Multi-View Imaging and Fusion

Sample rotation is one of the main characteristics of LSFM techniques and has been used to solve the problems caused by light scattering, shadowing, anisotropy, and sensitivity, inherent to the specific configuration of these microscopes (Edelstein et al., 2010). Successive z stacks can be acquired for different view angles, showing hidden features of the samples. In the case of neural aggregates, with a spherical shape and with diameters that can reach 400 μm, this feature allows imaging the center area of the sample from different angles, increasing the final penetration depth. Figures 4A–C show the maximum projection of the final fused image of TH+, βIII-Tubulin+ neurons, and TO-PRO-3 in the nuclei, respectively. To obtain the resulting image, eight single-view images recorded every 45° were computationally fused into a single 3D dataset. However, fusion is an extremely demanding process in terms of computational resources and a powerful computer with several tens of RAM memory is needed. In our case we use a HP workstation with a RAM of 128 Gb. Nonetheless, the general goal of these algorithms is to extract the “most useful” information from all the datasets and to merge it into a single dataset, replacing the inferior information that may be present in some of the datasets. Due to the computational procedure, some sharpness is lost in the final image when compared with the original data. To solve that, a free deconvolution software for Fiji recently developed can be used to increase the final quality of the image (Preibisch et al., 2014).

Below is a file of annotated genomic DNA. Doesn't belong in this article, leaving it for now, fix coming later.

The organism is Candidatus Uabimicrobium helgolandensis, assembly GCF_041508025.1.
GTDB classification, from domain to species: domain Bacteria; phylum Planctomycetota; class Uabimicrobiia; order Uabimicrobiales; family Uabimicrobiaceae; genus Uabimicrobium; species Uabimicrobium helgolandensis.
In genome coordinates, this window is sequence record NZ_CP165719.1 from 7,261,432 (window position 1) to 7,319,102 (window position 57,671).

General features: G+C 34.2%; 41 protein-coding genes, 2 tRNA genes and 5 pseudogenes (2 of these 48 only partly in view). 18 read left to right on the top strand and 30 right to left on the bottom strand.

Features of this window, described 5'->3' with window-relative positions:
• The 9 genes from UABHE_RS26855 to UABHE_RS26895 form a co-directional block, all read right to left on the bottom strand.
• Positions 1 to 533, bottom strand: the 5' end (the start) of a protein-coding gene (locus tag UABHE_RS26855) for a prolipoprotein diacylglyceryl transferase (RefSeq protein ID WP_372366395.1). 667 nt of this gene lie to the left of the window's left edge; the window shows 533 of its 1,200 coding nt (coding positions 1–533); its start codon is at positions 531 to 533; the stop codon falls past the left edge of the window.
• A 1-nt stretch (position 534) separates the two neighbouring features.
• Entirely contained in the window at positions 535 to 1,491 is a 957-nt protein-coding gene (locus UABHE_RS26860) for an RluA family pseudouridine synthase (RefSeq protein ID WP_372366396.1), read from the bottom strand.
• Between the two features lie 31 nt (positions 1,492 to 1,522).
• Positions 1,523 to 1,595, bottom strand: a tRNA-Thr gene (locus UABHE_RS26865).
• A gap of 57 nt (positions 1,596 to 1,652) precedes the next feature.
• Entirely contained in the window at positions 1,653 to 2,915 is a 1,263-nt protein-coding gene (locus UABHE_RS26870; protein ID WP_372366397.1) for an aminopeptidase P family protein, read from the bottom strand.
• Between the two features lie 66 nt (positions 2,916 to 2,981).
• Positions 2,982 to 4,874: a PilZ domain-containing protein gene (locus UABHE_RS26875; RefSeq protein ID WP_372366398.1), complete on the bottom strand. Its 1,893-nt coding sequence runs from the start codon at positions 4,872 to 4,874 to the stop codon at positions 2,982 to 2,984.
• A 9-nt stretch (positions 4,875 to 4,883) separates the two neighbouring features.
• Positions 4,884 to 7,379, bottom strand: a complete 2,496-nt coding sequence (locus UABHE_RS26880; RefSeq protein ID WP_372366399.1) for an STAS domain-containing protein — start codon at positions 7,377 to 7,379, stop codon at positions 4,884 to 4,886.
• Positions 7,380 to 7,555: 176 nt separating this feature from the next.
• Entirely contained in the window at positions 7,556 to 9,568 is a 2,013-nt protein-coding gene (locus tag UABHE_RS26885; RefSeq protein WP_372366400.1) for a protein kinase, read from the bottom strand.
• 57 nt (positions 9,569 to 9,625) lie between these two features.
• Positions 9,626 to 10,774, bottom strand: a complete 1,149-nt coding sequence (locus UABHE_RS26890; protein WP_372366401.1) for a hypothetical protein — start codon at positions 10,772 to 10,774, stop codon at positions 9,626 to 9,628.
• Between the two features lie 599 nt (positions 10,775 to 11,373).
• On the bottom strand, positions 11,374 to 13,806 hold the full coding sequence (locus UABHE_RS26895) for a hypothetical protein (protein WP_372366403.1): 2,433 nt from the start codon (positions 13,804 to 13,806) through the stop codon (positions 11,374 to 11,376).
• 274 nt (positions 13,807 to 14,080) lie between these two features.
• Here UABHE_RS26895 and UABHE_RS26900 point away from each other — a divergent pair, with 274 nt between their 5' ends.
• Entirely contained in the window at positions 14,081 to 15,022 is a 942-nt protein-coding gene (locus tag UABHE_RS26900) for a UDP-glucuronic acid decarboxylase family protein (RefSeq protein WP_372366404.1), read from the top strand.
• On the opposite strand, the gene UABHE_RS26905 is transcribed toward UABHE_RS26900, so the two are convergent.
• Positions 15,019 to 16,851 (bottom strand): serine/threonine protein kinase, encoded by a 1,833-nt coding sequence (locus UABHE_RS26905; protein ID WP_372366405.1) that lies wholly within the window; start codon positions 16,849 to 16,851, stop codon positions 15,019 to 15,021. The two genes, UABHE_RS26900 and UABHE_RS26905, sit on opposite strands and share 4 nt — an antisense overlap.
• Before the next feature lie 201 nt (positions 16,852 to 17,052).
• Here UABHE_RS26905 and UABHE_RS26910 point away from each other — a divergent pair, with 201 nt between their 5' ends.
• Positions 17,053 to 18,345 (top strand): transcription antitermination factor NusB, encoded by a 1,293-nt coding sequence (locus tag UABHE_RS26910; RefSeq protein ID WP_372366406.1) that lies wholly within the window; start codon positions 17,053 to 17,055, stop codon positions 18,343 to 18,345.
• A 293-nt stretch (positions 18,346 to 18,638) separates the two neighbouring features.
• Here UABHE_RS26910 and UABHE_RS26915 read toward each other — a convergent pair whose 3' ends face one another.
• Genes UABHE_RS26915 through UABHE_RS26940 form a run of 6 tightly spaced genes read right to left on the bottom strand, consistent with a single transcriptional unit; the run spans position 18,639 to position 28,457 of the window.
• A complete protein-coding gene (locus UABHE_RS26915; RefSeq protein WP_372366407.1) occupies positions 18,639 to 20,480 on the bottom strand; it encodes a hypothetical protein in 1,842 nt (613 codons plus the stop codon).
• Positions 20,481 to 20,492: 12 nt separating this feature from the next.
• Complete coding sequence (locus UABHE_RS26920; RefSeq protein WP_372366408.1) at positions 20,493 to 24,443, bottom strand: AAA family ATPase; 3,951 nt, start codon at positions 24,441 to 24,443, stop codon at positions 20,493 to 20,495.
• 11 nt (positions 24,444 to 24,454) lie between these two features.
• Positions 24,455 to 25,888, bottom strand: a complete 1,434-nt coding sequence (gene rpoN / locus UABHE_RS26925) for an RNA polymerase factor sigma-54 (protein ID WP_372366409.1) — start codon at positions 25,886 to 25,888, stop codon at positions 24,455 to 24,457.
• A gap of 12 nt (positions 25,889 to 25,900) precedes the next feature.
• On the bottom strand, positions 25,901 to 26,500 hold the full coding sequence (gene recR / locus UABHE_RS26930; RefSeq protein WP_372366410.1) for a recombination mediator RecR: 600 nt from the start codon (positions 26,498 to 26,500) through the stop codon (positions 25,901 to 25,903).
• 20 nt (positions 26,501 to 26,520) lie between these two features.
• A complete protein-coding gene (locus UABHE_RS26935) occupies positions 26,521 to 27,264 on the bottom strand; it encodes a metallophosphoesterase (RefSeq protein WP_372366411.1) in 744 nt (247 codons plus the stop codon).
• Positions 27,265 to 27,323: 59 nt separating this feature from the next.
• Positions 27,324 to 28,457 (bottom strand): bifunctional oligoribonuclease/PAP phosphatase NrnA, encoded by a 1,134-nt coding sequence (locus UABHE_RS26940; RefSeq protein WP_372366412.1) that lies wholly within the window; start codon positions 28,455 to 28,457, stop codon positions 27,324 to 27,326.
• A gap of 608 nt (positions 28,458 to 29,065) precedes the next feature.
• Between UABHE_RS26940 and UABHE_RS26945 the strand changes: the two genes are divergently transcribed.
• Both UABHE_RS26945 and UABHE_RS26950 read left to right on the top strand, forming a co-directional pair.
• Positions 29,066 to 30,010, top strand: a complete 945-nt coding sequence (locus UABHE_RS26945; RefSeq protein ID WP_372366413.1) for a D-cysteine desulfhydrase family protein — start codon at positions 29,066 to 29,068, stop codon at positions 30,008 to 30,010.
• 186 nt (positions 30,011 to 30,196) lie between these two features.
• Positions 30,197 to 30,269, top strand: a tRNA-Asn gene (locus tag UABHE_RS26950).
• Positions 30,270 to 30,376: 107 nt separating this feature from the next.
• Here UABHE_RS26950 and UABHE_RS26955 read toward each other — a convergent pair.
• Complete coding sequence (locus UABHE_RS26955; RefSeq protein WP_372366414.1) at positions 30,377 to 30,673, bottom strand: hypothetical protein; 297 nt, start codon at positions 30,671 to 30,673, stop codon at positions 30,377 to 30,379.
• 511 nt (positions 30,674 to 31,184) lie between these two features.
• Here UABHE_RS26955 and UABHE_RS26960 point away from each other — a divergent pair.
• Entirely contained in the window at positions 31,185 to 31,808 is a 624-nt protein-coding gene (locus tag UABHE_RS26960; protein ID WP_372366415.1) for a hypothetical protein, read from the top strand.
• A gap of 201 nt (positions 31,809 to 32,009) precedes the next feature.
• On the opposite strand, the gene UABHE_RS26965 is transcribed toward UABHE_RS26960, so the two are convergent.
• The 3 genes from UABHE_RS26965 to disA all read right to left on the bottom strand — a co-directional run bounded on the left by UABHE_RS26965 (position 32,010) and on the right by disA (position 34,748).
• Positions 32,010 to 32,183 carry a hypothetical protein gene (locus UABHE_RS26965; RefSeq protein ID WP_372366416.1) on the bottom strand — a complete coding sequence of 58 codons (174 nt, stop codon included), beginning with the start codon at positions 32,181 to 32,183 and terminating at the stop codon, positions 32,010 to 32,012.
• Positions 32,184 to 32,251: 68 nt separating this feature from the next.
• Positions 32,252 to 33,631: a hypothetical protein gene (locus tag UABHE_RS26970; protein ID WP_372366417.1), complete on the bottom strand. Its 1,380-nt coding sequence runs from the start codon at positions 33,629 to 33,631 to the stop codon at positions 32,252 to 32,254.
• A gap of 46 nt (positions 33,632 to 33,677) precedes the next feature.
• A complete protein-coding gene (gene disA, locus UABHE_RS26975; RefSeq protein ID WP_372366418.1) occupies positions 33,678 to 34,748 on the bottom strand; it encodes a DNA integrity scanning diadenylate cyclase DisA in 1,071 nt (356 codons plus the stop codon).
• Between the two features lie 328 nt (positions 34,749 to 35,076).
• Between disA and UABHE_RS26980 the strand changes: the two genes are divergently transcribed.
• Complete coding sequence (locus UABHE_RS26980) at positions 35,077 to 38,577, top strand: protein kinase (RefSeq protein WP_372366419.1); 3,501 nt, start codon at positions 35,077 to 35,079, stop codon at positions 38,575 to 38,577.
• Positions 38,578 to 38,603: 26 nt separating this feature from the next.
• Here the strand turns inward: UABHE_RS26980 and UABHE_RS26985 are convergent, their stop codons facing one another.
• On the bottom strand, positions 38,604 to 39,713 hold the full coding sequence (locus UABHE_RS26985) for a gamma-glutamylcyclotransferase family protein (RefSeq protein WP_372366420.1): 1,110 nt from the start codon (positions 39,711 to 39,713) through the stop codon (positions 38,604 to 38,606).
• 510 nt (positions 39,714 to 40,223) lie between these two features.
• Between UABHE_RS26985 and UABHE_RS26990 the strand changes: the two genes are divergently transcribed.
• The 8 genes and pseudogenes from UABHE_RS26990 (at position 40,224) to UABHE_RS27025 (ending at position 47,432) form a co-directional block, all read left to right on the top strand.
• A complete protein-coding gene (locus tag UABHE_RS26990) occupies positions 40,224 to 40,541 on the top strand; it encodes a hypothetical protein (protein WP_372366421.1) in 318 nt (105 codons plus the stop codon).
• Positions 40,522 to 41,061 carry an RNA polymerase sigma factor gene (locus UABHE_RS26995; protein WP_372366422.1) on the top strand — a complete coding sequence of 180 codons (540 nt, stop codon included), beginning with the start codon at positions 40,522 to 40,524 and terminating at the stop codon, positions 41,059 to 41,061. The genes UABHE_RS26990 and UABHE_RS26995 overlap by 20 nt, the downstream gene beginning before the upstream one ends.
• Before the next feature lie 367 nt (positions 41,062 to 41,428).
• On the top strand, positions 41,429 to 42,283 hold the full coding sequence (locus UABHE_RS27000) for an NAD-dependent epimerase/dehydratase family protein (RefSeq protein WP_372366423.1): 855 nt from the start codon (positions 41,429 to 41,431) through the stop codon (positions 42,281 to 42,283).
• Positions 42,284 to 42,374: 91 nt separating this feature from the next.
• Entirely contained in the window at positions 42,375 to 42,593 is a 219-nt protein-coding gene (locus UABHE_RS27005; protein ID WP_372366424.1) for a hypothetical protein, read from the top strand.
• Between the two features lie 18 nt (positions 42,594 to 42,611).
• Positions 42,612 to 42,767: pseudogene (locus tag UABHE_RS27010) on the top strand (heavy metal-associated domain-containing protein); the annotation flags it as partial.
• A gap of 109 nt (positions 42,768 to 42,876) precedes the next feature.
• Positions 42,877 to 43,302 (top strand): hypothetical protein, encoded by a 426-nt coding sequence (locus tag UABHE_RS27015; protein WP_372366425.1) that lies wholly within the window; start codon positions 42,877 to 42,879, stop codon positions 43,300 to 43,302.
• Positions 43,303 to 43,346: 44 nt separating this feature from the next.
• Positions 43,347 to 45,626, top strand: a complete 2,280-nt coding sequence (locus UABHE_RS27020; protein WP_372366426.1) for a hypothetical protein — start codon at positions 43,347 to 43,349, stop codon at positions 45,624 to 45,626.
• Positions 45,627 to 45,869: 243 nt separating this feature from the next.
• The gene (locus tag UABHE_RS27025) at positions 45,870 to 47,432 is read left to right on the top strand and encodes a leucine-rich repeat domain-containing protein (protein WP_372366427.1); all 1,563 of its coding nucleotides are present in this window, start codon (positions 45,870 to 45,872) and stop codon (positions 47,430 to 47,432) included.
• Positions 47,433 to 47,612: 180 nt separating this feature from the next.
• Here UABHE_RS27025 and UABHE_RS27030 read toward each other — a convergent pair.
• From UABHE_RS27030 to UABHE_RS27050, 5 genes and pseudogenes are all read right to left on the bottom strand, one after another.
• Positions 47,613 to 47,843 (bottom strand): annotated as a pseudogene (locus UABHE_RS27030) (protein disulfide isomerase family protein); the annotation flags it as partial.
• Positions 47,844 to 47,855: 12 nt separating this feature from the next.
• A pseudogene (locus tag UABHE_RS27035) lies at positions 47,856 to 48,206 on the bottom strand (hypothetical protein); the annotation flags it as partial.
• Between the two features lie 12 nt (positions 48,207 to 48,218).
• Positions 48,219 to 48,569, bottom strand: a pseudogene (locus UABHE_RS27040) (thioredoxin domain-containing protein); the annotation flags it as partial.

FIGURE 4
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Figure 4. Multi-view fusion on neuronal aggregates. In the upper row result of the fusion of 8 stacks recorded after rotation of the sample 45° is shown for the three different channels. For the sake of comparison the lower row shows the information obtained with a single view. All images are plotted using the same depth color map. (A,D) Shows dopaminergic neurons with TH and (B,E) BIII-tubulin as neuronal marker and (C,F) TO-PRO-3 in the nuclei. Some neurons visible after fusion but undetectable in a single view are highlighted with arrows. Scale bar: 50 μm.

In order to better appreciate the multi-view information, the data set is presented with depth-dependent lookup table (Figures 4A–C), as well as the 0° single view image (Figures 4D–F). When comparing the two set of images, the amount of information that is gained with the multi-view fusion becomes clear. Specifically, there is a considerable number of undetectable neurons within the single view (Figure 4; arrows), that become visible with the multi-view fusion. This shows the potential of the rotating feature, unique to this microscope, for extracting more information from the sample and for providing a more accurate analysis of the object in study. The volume reconstruction of some neurons can be better observed on the Movie S2.

Tracking of Ca2+ Oscillations